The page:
DS Audio Grand Master Cartridge

hfnoutstandingFollowing its groundbreaking Master 1 optical cartridge, DS Audio introduces the Grand Master, and a two-box energiser/equaliser, to up the ante even further

In every field, not just 'hypercars' and luxury wristwatches, there's an extreme, cost-no-object pinnacle. From chefs' knives to sunglasses to fishing reels, there are items which push engineering and price limits, a phenomenon we are used to in high-end audio. Thus, with shaking hands (not a desirable state with this item), I installed the DS Audio Grand Master cartridge, at £11,995 surely the most expensive pick-up I have ever reviewed, if not the most expensive on the planet.

That's not all: DS Audio cartridges, with their 'optical' engine, require their own dedicated energisers and specific equalisation – you certainly don't feed these into a conventional phono stage. To accompany the Grand Master, there is a brand-new two-box unit selling for a heart-stopping £38,000, though PM and I were just as shocked by the weight – a full 25.1kg for the equaliser and 29.8kg for the power supply, each occupying a space of 452x152x486mm (whd). Looking at the Grand Master's energiser/power supply, you'd think you were seeing a pair of over-engineered monoblock power amps. The finish, of course, is superlative.


Photo Boost
Before we get to the specifics, please note two important aspects of this new flagship product. The first is that every DS Audio cartridge can work into any of the company's energisers. The second is that there is a trade-in programme so one can upgrade from, say, a Master 1 [HFN Dec '17] to the Grand Master. That said, I may be the only person alive, outside of DS Audio, silly enough to try the entry-level DS-E1 cartridge [HFN May '19] into the Grand Master energiser, and the Grand Master cartridge into the DS-E1 energiser. But the findings were fascinating, and we'll get to those shortly.

Back to the Grand Master itself. DS Audio calls it 'the third generation of optical cartridges', reaching this plateau in just seven years. Older readers will recall optical cartridges from a half-century ago, eg, Toshiba's effort, which were limited by the technology of the day, but DS Audio has clearly benefited from all manner of LED-related developments.

To advance beyond the still-amazing Master 1, DS Audio graced the Grand Master with independent LEDs and photo-detectors for the left and right channels. This provides a claimed 75% boost to the cartridge's output voltage, from 40mV to 70mV, also benefiting the S/N and stereo separation. Indeed, most impressive of the sonic benefits here, once past the astounding bass, is the lack of crosstalk.

DS Audio also fitted a smaller 'shading' plate made from 99.9%-pure beryllium, halving its weight from 1.56mg to 0.74mg. The company points out that 'This is less than 1/10th of the mass of a typical core-and-coil system found in a traditional MC cartridge'.

Though not the first to use this as the cantilever material, DS Audio has opted for diamond, chosen for rigidity, fitted with a micro-ridge stylus. The original, and still with the shortest diamond cantilever is Dynavector's Karat 17D3 [HFN Jul '12], though this remains a 'conventional' MC... Meanwhile, DS Audio's new cartridge body is fashioned from 'Ultra Duralumin' to maximise rigidity, and the internal wiring is 1.6x thicker than that used in previous models, to reduce its impedance. Unfortunately, the one change I would love to have seen has not been addressed: the body height remains abnormally low, and it proves difficult to fit this to tonearms with tapered barrels that widen at the pivot, potentially falling foul an LP's edges if lowered to their minimum height. In such cases a 2-3mm spacer fitted between the top of the cartridge and underside of the headshell will effect a solution, though this comes at the expense of added mass.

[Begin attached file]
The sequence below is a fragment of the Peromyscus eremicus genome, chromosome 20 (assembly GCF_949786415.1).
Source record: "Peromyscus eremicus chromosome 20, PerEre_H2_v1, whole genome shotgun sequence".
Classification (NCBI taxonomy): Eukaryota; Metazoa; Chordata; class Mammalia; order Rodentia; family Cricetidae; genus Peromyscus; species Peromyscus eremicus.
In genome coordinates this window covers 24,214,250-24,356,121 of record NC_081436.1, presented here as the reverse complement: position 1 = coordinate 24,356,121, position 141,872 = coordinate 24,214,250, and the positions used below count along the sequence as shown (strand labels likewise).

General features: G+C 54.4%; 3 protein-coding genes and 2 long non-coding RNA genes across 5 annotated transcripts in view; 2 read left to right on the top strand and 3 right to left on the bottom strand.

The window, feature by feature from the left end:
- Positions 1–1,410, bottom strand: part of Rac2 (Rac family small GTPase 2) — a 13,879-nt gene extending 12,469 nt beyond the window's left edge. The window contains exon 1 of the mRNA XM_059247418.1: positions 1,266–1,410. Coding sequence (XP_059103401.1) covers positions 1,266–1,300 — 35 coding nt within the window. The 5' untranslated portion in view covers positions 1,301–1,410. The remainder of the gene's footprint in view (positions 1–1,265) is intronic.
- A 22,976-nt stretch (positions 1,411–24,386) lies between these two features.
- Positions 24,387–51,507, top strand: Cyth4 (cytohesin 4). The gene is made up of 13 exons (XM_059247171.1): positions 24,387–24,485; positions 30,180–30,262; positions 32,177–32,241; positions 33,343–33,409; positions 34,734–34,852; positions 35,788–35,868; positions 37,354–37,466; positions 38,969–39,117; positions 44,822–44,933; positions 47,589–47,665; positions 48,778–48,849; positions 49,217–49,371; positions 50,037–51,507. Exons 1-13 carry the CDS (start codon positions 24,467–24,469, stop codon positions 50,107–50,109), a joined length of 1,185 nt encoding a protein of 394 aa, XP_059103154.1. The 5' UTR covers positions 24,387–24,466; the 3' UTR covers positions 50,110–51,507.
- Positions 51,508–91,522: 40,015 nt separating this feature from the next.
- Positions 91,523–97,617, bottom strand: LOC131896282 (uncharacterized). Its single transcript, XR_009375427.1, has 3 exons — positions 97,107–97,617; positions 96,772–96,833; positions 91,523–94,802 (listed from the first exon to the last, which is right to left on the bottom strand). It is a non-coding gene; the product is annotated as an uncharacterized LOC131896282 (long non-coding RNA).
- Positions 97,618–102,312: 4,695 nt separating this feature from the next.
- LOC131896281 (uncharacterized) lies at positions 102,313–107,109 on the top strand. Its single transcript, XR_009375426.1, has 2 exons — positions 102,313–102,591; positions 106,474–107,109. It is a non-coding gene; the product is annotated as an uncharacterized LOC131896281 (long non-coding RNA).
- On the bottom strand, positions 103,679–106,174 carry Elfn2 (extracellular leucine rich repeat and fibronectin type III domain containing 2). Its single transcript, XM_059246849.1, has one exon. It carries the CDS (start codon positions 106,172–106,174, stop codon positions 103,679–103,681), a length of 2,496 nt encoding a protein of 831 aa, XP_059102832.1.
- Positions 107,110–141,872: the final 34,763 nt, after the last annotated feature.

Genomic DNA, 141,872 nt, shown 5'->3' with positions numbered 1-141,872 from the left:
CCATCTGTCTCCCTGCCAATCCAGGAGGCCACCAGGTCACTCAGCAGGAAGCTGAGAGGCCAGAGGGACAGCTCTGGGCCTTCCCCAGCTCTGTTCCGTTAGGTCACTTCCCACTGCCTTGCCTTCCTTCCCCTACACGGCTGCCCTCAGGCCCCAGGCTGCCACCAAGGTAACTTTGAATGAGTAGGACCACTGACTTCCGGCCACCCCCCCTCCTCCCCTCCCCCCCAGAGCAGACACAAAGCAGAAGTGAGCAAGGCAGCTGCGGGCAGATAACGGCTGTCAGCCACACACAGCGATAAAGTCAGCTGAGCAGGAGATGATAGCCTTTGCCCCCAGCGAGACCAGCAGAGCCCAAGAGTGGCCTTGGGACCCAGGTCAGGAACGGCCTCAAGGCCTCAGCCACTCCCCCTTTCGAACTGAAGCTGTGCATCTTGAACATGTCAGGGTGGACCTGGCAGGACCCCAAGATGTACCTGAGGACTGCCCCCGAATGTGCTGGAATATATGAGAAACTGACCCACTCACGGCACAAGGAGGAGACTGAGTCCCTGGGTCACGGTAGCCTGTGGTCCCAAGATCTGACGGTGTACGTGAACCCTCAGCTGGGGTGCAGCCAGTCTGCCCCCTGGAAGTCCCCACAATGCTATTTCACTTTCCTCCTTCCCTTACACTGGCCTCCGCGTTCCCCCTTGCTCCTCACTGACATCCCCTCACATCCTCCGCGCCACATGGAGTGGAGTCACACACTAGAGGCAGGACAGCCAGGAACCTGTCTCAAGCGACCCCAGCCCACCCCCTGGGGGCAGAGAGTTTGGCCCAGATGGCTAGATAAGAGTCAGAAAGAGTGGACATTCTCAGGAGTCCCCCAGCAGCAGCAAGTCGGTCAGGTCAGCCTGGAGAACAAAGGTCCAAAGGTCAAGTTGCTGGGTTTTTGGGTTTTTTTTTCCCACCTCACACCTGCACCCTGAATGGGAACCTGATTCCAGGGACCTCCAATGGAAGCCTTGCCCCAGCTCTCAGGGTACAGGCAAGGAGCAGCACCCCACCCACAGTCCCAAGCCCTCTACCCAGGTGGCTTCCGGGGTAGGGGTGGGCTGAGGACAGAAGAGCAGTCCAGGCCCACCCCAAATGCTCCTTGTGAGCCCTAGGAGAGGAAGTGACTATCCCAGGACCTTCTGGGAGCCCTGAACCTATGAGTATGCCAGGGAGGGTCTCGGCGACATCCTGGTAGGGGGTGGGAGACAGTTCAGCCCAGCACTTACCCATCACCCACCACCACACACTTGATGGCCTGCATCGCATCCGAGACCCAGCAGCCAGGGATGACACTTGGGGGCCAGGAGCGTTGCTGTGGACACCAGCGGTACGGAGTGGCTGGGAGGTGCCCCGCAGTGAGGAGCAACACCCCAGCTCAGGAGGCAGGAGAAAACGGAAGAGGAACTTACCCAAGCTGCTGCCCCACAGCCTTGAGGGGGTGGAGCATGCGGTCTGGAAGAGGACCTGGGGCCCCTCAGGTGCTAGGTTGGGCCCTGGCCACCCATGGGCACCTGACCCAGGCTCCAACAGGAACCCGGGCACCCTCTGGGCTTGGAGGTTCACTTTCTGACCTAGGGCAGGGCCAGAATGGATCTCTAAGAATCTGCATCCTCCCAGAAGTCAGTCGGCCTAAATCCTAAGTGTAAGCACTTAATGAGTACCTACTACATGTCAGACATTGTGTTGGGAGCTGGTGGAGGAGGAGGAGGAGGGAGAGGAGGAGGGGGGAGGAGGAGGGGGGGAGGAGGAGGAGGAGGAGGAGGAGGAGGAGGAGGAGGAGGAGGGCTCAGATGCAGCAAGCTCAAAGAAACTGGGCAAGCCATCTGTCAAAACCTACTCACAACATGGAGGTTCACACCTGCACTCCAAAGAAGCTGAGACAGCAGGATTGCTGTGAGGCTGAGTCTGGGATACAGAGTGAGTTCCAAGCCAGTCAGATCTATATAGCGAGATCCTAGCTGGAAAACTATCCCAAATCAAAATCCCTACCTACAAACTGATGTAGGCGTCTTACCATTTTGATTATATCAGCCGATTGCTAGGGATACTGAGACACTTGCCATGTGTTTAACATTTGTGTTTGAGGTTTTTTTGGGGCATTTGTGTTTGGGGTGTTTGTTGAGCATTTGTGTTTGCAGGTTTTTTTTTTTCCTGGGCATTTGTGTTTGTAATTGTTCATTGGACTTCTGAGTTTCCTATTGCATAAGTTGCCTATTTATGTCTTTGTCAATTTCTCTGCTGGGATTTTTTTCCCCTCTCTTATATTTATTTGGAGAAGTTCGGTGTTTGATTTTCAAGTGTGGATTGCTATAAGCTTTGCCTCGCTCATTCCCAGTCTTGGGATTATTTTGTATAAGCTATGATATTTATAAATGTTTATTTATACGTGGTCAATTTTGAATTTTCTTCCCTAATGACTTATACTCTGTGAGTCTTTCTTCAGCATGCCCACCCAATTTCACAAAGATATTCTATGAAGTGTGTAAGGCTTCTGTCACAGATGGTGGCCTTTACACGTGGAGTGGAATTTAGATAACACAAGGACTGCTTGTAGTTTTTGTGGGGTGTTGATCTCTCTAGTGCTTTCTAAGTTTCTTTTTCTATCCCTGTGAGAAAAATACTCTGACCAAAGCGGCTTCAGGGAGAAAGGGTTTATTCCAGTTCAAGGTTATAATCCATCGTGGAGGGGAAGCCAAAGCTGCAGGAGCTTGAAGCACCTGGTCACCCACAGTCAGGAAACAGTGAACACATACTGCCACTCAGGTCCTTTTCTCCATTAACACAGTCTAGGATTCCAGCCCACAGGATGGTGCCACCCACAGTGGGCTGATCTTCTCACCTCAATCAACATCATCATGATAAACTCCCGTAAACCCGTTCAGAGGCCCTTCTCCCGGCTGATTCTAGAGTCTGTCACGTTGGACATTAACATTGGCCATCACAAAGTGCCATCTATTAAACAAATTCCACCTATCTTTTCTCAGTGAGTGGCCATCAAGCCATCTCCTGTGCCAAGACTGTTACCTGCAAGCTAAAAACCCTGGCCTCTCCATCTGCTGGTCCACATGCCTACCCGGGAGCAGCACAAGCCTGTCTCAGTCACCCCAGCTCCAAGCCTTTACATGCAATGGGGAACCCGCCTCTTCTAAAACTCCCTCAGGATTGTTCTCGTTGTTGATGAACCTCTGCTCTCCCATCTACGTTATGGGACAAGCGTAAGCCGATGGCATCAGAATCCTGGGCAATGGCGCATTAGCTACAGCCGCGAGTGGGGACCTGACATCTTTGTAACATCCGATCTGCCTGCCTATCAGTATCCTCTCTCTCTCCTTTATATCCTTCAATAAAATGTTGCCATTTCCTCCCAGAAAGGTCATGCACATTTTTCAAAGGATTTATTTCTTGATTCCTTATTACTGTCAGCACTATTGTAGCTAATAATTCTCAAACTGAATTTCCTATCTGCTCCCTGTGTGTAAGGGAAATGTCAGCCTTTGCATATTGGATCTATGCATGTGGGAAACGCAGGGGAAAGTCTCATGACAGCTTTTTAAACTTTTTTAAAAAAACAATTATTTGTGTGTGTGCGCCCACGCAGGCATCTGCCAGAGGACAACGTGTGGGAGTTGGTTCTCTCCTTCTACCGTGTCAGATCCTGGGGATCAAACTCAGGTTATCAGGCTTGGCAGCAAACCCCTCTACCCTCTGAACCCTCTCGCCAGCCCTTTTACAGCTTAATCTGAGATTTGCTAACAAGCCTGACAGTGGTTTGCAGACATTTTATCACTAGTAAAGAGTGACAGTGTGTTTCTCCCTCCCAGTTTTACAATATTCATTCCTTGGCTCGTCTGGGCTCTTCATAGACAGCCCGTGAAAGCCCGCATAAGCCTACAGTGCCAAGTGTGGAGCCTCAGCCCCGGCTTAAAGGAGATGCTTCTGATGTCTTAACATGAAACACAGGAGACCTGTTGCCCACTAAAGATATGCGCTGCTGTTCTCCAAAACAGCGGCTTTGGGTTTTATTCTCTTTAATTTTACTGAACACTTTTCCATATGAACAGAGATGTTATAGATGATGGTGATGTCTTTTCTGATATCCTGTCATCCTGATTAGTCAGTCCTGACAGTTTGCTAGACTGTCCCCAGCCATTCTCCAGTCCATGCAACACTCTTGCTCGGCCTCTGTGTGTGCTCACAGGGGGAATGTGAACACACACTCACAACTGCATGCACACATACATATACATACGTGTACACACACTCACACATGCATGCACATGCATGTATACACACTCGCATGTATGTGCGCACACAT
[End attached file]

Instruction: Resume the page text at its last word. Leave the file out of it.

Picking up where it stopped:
The Equaliser
Now let's take a look at the bulk of the cost in this £50k package: the two-chassis equaliser and power supply unit. Connection is slightly more complex than simply feeding the tonearm leads into the back. For openers, there are three heavy umbilical cables, two sets generously supplied in both 500mm and 900mm lengths to aid in siting the two chassis. The two 7-pin cables connect power to the L/R equaliser channels, while the central, 5-pin cable feeds the LED power supply unit.

There's a choice of three single-ended RCA and three balanced XLR outputs, differing by their low frequency cut-off points – a flexibility it shares with the Master 1 energiser. The appropriate filter is selected according to one's speakers and system needs. As I auditioned this through both Falcon Acoustics' LS3/5As [HFN Dec '18] and Wilson Sasha DAW loudspeakers [HFN Mar '19] I had ample opportunity to try the various options available and can confirm they will markedly affect behaviour in the bottom octaves.


Custom Made
Along with moving to two boxes for the PSU and equaliser, DS Audio has now utilised custom-made film capacitors and non-inductive resistors. Inside the PSU enclosure can be found three transformers, one for each of the left and right equalisers and the third for the LED supply. Overkill perhaps, but the Grand Master design also includes a claimed 2.34 farads of electrolytic capacitance within the equaliser and 2.97 farads within the power supply. Once more, the main gains over the smaller equalisers were audible down below, so this package really does cater for bass obsessives.

Digital Stream Corporation
Kanagawa, Japan
Supplied by: Soundfowndations Ltd, Berks
0118 9814238